This section is from the book "The Gardener V2", by William Thomson. Also available from Amazon: The New Organic Grower: A Master's Manual of Tools and Techniques for the Home and Market Gardener.
The summer of 1871 will long be remembered for its unusually low temperature. The thermometer at Drumlanrig Gardens indicated 1½° below freezing on June 26, and some of the more tender things, such as Ageratum, in the lower grounds, were "touched." On the same date the Common Bracken (Pteris Aquilina) was killed to the ground, and Potatoes blackened in Nottinghamshire and other parts of England.
Mean temperature for April - min. 34.2°, max. 54.6°. On the 7th, 8th, and 10th the temperature fell 8°, 7°, and 10° below freezing respectively; rainfall 4.01. On twenty-three days of this month either rain or snow fell.
Mean temperature for May - min. 37.2°, max. 65.8°. On the 17th the temperature fell 8° below freezing; rainfall 1.02. On nine days of this month rain fell.
Mean temperature for June - min. 42.3°, max. 67°. On the 5th the thermometer registered 31°, or 1° below freezing. From 2d of June up to the 14th vegetation was almost at a standstill; rain was very much wanted; north and east winds prevailed. Rain came on the 14 th, which improved vegetation greatly; rainfall 3.00. On thirteen days of this month rain fell.
The frost on the 17th of May was very injurious to the fruit crop in this locality. Peaches and Apricots against the wall, about three-fourths of them dropped off after the severe frost of the above date. Peaches are a very bad crop; Apricots a moderate one; Cherries are a very bad crop, except the Morello, which is a fair average; Pears, some of the varieties are an average; Apples are a moderate crop; Plums, good; Damsons, very heavy; Gooseberries, very moderate; Red and Black Currants, heavy; Raspberries, good; Strawberries, some of the varieties very heavy - viz., Keen's Seedling, President, and Victoria (Trol-lope's); the Elton Pine, average; Black Prince, Sir Henry, and Marguerite very middling. The three first-named sorts are always great bearers here; Sir Henry generally bears well also, but the last severe winter was very destructive to the plants of that variety. Marguerite is too tender for this place; Dr Hogg is likewise delicate here. J. Finlay.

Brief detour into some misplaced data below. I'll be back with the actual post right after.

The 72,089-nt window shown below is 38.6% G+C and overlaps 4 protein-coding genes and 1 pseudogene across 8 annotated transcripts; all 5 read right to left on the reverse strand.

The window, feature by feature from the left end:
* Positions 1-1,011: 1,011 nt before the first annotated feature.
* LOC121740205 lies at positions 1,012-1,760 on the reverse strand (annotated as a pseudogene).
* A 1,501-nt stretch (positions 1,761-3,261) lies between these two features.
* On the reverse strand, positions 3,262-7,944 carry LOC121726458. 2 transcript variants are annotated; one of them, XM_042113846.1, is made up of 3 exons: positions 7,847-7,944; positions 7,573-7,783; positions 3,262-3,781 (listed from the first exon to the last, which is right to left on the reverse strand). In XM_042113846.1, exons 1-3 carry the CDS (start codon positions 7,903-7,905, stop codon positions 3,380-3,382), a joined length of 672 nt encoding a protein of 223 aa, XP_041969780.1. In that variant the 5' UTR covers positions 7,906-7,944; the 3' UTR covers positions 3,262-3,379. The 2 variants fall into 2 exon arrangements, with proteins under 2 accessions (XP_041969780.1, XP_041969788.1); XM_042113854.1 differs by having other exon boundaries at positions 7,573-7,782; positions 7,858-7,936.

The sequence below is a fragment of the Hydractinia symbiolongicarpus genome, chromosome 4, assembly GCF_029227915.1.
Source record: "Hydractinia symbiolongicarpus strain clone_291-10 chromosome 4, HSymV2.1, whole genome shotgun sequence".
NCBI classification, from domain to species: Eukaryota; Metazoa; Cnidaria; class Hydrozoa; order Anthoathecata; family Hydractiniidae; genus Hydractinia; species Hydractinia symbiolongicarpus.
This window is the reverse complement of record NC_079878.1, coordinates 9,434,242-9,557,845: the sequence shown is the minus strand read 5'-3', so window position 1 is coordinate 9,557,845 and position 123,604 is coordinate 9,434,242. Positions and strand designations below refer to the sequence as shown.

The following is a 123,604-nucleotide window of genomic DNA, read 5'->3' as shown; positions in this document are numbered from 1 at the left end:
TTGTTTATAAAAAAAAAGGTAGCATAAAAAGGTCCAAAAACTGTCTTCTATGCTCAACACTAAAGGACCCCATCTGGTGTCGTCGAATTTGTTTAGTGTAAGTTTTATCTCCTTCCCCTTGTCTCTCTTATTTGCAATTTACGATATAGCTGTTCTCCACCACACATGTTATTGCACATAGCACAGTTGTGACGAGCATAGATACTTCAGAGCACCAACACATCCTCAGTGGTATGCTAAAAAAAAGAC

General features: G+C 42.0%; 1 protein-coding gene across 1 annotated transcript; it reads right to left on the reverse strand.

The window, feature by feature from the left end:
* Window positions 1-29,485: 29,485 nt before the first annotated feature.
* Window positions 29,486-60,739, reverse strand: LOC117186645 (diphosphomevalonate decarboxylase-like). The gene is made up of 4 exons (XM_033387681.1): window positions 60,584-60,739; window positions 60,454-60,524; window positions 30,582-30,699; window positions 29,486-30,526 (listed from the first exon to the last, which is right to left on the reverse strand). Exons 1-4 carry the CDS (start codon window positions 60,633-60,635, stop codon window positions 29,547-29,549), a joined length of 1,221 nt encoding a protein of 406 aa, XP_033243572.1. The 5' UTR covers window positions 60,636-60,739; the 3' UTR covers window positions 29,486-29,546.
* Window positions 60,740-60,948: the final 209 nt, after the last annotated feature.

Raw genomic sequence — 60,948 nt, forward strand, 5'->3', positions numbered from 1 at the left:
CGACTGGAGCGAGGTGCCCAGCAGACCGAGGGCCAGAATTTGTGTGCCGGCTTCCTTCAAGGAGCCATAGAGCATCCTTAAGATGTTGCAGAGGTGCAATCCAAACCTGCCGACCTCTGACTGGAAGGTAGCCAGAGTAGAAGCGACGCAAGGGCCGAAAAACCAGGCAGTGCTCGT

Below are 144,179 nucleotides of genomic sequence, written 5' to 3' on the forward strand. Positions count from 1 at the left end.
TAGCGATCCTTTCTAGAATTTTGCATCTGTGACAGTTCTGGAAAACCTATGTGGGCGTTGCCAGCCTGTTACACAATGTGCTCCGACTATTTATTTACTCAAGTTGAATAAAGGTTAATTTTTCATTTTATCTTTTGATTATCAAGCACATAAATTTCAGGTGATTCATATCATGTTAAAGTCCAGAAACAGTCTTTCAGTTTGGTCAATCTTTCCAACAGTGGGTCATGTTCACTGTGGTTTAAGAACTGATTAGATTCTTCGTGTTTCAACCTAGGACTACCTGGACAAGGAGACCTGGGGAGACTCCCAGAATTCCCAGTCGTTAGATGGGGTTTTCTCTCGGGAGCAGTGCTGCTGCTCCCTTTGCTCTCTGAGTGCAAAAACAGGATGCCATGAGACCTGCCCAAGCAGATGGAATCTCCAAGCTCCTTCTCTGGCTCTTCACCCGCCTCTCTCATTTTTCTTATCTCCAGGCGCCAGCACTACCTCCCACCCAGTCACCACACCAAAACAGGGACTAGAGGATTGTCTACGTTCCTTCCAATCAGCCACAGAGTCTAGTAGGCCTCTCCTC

Meldon Park, Morpeth, Northumberland.